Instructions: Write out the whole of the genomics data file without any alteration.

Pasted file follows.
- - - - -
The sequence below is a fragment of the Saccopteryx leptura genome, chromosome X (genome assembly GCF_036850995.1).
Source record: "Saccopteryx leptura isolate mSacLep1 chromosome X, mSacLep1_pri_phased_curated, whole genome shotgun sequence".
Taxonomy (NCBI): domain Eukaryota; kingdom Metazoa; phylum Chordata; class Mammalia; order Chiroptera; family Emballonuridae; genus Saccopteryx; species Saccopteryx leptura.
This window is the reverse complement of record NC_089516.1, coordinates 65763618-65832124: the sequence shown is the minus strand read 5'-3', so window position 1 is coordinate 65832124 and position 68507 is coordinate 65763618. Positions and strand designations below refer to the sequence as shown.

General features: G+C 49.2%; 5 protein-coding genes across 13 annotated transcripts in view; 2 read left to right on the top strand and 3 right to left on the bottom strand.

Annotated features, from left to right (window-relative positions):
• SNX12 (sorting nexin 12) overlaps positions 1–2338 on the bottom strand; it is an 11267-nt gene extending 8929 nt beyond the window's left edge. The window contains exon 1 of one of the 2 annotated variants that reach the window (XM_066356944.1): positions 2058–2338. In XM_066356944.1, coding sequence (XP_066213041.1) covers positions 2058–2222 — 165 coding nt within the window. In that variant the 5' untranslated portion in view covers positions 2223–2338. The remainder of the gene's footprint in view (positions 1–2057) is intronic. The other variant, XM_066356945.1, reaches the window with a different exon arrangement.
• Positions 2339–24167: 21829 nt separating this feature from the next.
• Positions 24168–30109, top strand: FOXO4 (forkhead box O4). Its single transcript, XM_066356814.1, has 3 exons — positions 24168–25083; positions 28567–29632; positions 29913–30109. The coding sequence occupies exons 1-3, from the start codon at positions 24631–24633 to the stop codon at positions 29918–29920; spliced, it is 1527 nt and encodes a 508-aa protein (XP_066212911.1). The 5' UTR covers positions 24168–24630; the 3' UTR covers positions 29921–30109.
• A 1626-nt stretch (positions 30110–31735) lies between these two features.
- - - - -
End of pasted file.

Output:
The sequence below is a fragment of the Saccopteryx leptura genome, chromosome X (genome assembly GCF_036850995.1).
Source record: "Saccopteryx leptura isolate mSacLep1 chromosome X, mSacLep1_pri_phased_curated, whole genome shotgun sequence".
Taxonomy (NCBI): domain Eukaryota; kingdom Metazoa; phylum Chordata; class Mammalia; order Chiroptera; family Emballonuridae; genus Saccopteryx; species Saccopteryx leptura.
This window is the reverse complement of record NC_089516.1, coordinates 65763618-65832124: the sequence shown is the minus strand read 5'-3', so window position 1 is coordinate 65832124 and position 68507 is coordinate 65763618. Positions and strand designations below refer to the sequence as shown.

General features: G+C 49.2%; 5 protein-coding genes across 13 annotated transcripts in view; 2 read left to right on the top strand and 3 right to left on the bottom strand.

Annotated features, from left to right (window-relative positions):
• SNX12 (sorting nexin 12) overlaps positions 1–2338 on the bottom strand; it is an 11267-nt gene extending 8929 nt beyond the window's left edge. The window contains exon 1 of one of the 2 annotated variants that reach the window (XM_066356944.1): positions 2058–2338. In XM_066356944.1, coding sequence (XP_066213041.1) covers positions 2058–2222 — 165 coding nt within the window. In that variant the 5' untranslated portion in view covers positions 2223–2338. The remainder of the gene's footprint in view (positions 1–2057) is intronic. The other variant, XM_066356945.1, reaches the window with a different exon arrangement.
• Positions 2339–24167: 21829 nt separating this feature from the next.
• Positions 24168–30109, top strand: FOXO4 (forkhead box O4). Its single transcript, XM_066356814.1, has 3 exons — positions 24168–25083; positions 28567–29632; positions 29913–30109. The coding sequence occupies exons 1-3, from the start codon at positions 24631–24633 to the stop codon at positions 29918–29920; spliced, it is 1527 nt and encodes a 508-aa protein (XP_066212911.1). The 5' UTR covers positions 24168–24630; the 3' UTR covers positions 29921–30109.
• A 1626-nt stretch (positions 30110–31735) lies between these two features.